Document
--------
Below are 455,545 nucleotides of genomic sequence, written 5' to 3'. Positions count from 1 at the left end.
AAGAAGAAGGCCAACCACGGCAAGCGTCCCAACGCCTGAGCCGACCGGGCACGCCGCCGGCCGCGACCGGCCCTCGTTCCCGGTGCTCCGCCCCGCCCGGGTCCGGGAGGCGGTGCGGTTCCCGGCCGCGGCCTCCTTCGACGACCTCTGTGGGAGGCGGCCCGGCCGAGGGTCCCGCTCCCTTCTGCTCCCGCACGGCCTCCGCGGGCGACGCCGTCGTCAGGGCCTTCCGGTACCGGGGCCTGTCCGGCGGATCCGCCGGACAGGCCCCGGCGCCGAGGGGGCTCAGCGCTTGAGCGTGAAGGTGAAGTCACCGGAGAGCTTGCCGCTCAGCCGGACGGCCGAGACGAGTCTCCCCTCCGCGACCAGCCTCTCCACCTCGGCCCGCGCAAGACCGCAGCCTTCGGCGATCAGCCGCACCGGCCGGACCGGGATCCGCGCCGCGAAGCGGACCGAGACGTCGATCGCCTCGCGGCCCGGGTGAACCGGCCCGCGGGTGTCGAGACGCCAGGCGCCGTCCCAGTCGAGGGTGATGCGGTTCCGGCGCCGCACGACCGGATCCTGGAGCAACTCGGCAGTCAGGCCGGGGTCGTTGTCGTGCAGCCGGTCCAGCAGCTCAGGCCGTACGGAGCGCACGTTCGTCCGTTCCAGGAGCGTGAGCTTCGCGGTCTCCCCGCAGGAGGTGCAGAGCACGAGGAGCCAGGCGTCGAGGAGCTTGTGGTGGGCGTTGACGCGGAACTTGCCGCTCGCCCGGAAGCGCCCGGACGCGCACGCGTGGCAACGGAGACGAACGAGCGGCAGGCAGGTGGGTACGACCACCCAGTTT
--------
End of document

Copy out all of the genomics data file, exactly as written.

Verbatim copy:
Below are 455,545 nucleotides of genomic sequence, written 5' to 3'. Positions count from 1 at the left end.
AAGAAGAAGGCCAACCACGGCAAGCGTCCCAACGCCTGAGCCGACCGGGCACGCCGCCGGCCGCGACCGGCCCTCGTTCCCGGTGCTCCGCCCCGCCCGGGTCCGGGAGGCGGTGCGGTTCCCGGCCGCGGCCTCCTTCGACGACCTCTGTGGGAGGCGGCCCGGCCGAGGGTCCCGCTCCCTTCTGCTCCCGCACGGCCTCCGCGGGCGACGCCGTCGTCAGGGCCTTCCGGTACCGGGGCCTGTCCGGCGGATCCGCCGGACAGGCCCCGGCGCCGAGGGGGCTCAGCGCTTGAGCGTGAAGGTGAAGTCACCGGAGAGCTTGCCGCTCAGCCGGACGGCCGAGACGAGTCTCCCCTCCGCGACCAGCCTCTCCACCTCGGCCCGCGCAAGACCGCAGCCTTCGGCGATCAGCCGCACCGGCCGGACCGGGATCCGCGCCGCGAAGCGGACCGAGACGTCGATCGCCTCGCGGCCCGGGTGAACCGGCCCGCGGGTGTCGAGACGCCAGGCGCCGTCCCAGTCGAGGGTGATGCGGTTCCGGCGCCGCACGACCGGATCCTGGAGCAACTCGGCAGTCAGGCCGGGGTCGTTGTCGTGCAGCCGGTCCAGCAGCTCAGGCCGTACGGAGCGCACGTTCGTCCGTTCCAGGAGCGTGAGCTTCGCGGTCTCCCCGCAGGAGGTGCAGAGCACGAGGAGCCAGGCGTCGAGGAGCTTGTGGTGGGCGTTGACGCGGAACTTGCCGCTCGCCCGGAAGCGCCCGGACGCGCACGCGTGGCAACGGAGACGAACGAGCGGCAGGCAGGTGGGTACGACCACCCAGTTT